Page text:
Please CLICK HERE for the book description on Amazon. The print version is also available on Barnes & Noble, which you can reach if you CLICK HERE

My new Christmas novel, Two Sisters and the Christmas Groom, is also now available. Please CLICK HERE for the book description and purchase link. I appreciate any and all reviews on Amazon and GoodReads.

Museum Memories, Volume 1 (Salt Lake City, Utah: International Daughters of Utah Pioneers, 2009), Pgs. 408-410.

Saturday, October 26, 2019


By Caroline Clemmons

The name Blackfoot Indians fascinated me since the first time I heard it. Until recently, I didn’t investigate this tribe. I felt certain this group of people didn’t really have black feet, but I did wonder why they were labeled Blackfoot. Their custom of dying their moccasins black gained them their name.

Blackfoot with horses

In the past few years I’ve set several books in Montana. I set out to learn more about the indigenous people there. Although there were Blackfoot, Crow, Sioux and smaller tribes in Montana, the area in which my latest book is set is where the Blackfoot live.

Blackfoot man wearing buffalo robe

The Blackfoot/Blackfeet are an Algonquian people who were migratory plains hunter-gatherers from the Great Lakes region until they acquired horses and rifles in the 1700s. They then became hunters and raiders and migrated to the Northwestern United States, specifically Montana and Idaho as well as Alberta Canada. They were notably defensive of their territory. Although either spelling is acceptable, Blackfoot is the original name.

Six chiefs of Blackfoot Confederacy
Note the way they wear feathers

Three groups make up the Blackfoot Confederacy. The Blackfeet (Siksika), the Blood (Kainai, Kainah), and the Piegan (Piikani, Pigunni). The Blackfoot Confederacy in the United States and Canada  were forced to divide their traditional homeland in the nineteenth century according to national borders. They were forced to sign treaties with one of the two countries and settle in reservations on one side of the border or the other. They were then enrolled in one of the two government bodies. The two successor groups are the Blackfeet Nation, a federally-recognized tribe in Montana, and the Piikani Nation, a recognized Indian band in Alberta, Canada.

Blackfoot girl teen

In my book, MELODY, book 7 of the Angel Creek Christmas Brides, the heroine and hero rescue an injured Blackfoot teen and take her to their home to recover. That meant I had to know what she would have worn. Blackfoot women wore long deerskin dresses. The photo of a teen shows her with a less elaborate style of dress than a woman would have worn. Men wore buckskin tunics and breechcloths with leggings. Blackfoot dresses and war shirts were fringed and often decorated with porcupine quills, beads, and elk teeth. Both Blackfoot women and men wore moccasins. In winter they wore buffalo-hide robes.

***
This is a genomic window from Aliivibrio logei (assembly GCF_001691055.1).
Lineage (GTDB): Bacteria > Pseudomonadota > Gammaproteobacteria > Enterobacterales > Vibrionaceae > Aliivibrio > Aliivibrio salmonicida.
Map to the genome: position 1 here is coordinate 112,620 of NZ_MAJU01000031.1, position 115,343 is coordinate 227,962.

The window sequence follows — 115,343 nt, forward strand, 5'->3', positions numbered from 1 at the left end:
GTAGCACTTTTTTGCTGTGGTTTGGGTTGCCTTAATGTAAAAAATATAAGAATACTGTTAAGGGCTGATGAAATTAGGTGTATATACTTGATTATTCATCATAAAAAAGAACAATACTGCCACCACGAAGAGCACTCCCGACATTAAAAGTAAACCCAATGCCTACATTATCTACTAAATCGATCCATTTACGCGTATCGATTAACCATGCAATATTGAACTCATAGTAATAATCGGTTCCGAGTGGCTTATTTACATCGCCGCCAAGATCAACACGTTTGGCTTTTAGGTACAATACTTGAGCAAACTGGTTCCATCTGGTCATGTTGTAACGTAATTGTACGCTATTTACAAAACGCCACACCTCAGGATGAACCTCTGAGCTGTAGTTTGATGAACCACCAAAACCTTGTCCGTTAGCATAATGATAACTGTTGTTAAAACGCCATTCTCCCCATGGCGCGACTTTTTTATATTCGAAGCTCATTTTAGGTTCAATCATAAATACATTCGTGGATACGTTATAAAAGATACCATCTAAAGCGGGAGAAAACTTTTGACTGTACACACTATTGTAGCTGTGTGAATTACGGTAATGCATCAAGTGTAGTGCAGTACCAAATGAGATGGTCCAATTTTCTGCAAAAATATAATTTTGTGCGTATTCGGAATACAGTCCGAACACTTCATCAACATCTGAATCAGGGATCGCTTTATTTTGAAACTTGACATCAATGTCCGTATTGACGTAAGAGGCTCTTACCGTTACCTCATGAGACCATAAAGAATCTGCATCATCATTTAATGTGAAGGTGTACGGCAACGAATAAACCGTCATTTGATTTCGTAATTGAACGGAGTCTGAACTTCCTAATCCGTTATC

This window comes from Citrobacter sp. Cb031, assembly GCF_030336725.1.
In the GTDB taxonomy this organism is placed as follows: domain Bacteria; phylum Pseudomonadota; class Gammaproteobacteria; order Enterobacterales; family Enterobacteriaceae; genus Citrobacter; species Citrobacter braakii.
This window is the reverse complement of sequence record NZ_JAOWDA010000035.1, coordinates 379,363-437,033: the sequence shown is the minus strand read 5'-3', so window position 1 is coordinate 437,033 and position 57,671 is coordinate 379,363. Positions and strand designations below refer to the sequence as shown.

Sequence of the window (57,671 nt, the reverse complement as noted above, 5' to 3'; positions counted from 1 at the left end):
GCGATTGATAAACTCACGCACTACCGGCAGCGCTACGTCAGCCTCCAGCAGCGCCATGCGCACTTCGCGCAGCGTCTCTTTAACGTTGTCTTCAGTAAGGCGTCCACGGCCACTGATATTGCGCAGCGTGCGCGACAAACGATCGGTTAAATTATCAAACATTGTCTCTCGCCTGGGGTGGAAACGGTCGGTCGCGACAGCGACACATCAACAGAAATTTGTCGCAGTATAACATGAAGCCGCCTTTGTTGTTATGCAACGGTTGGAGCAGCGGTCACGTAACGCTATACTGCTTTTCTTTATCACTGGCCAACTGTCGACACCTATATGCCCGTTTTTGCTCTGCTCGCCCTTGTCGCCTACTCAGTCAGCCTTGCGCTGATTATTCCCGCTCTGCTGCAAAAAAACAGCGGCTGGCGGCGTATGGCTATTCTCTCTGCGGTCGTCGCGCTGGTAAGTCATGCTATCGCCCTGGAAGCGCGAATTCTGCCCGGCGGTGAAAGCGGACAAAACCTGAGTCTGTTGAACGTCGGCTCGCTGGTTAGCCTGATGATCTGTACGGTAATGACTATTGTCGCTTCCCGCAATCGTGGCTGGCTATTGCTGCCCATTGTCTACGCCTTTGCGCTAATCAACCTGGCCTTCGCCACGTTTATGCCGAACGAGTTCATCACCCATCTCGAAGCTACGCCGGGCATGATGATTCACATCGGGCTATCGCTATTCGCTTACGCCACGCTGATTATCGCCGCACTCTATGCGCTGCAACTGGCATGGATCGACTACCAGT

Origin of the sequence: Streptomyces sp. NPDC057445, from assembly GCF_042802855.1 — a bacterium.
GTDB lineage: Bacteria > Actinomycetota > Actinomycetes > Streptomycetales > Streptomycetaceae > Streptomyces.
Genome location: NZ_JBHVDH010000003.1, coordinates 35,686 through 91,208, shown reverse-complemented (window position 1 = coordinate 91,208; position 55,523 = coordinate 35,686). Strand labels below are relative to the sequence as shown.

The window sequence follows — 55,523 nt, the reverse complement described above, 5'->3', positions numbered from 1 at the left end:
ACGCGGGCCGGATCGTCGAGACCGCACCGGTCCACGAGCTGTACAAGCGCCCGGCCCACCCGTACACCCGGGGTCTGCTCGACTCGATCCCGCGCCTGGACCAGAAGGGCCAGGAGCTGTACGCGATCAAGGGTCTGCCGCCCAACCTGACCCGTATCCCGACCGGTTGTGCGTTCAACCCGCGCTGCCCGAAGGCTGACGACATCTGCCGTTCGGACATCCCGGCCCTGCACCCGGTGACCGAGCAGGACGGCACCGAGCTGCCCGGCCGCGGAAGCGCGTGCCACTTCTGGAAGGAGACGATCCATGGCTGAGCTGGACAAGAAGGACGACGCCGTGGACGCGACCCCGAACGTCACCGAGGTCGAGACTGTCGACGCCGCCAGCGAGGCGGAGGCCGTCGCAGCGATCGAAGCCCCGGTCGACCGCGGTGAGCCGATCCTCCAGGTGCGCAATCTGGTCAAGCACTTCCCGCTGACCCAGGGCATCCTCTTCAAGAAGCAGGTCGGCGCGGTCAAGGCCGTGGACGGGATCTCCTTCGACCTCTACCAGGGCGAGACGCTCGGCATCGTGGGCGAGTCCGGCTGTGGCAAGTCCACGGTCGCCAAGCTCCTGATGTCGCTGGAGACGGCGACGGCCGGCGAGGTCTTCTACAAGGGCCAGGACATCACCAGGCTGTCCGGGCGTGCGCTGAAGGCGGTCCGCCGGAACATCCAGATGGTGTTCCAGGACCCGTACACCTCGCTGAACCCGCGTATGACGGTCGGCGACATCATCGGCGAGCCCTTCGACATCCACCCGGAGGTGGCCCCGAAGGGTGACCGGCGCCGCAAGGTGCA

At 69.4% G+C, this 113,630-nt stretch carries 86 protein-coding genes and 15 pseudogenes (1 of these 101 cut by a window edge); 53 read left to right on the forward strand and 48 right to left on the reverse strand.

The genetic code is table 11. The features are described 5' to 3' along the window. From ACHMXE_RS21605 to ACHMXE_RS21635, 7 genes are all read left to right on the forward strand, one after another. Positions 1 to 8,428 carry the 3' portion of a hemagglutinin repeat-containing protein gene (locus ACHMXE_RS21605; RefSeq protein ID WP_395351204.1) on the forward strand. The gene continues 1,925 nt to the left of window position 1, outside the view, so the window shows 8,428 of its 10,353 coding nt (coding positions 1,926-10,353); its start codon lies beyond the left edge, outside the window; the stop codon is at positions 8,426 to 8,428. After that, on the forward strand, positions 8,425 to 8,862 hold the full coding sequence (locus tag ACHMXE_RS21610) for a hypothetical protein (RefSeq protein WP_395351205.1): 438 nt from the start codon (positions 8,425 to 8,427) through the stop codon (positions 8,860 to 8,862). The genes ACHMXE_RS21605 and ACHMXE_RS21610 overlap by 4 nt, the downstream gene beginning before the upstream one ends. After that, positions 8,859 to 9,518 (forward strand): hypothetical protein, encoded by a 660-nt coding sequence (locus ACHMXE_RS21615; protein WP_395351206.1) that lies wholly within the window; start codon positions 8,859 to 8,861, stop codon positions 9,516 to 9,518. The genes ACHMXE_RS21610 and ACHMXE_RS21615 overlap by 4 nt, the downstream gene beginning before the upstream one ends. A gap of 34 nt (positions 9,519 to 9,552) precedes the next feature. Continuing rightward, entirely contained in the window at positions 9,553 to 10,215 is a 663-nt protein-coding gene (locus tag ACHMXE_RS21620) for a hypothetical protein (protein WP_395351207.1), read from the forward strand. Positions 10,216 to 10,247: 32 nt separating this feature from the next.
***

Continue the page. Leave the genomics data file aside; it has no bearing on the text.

Burning sweet grass in the sweat lodge

 They used a sweat lodge for medical and purifying reasons. In the sweat lodge, they burned sweet grass. I had thought this was just nice grass. No, sweet grass is a plant they used for the scent and the idea that it purified the air.  

They used red paint on their
face for war. This is how I
described the girl's father in
my book

Blackfoot raised tobacco. Tobacco, Nicotiana rustica, was originally used primarily by eastern tribes, but Blackfoot often mixed it with other herbs, barks, and plant matter, in a preparation commonly known as kinnikinnick. They sometimes used kinnikinnick in a poultice to treat a medical condition.

There are many interesting facts about this group of people. I hope I’ve whetted your interest and you’ll dig into researching them. You can learn a little more from reading MELODY, now on pre-order for a November 8 release from Amazon. The Universal buy link is htpp://

The Angel Creek Christmas Bride Series for 2019 begins releasing November 1 with CAROLINE by Lily Graison. Releases will be each week. All six are available for pre-order. Covers are identical except for the author's name and the book's title.

Thursday, October 24, 2019

NOT A WAGON TRAIN IN SIGHT! by Marisa Masterson

In my newest novel, the hero decides to follow the Oregon Trail in search of a newly created town, one he hoped would desperately need a blacksmith. To do this, he plans to join a wagon train for safety as he heads west.

Stop! Here's where I hit a wall. My book couldn't take place any earlier than 1871. A little research and, boom, my plan was totally blown. Any guess why? No more wagon trains.

That's right. The wagon trains were done. By 1869, the railroad was pushing westward.  It was faster and safer to settle the west by train. For as little as $65, a person could take a seven day train trip.
While emigrants like my hero, Elias Kline, continued to use the trail. They didn't go with wagon trains, though. Most went alone or with another family.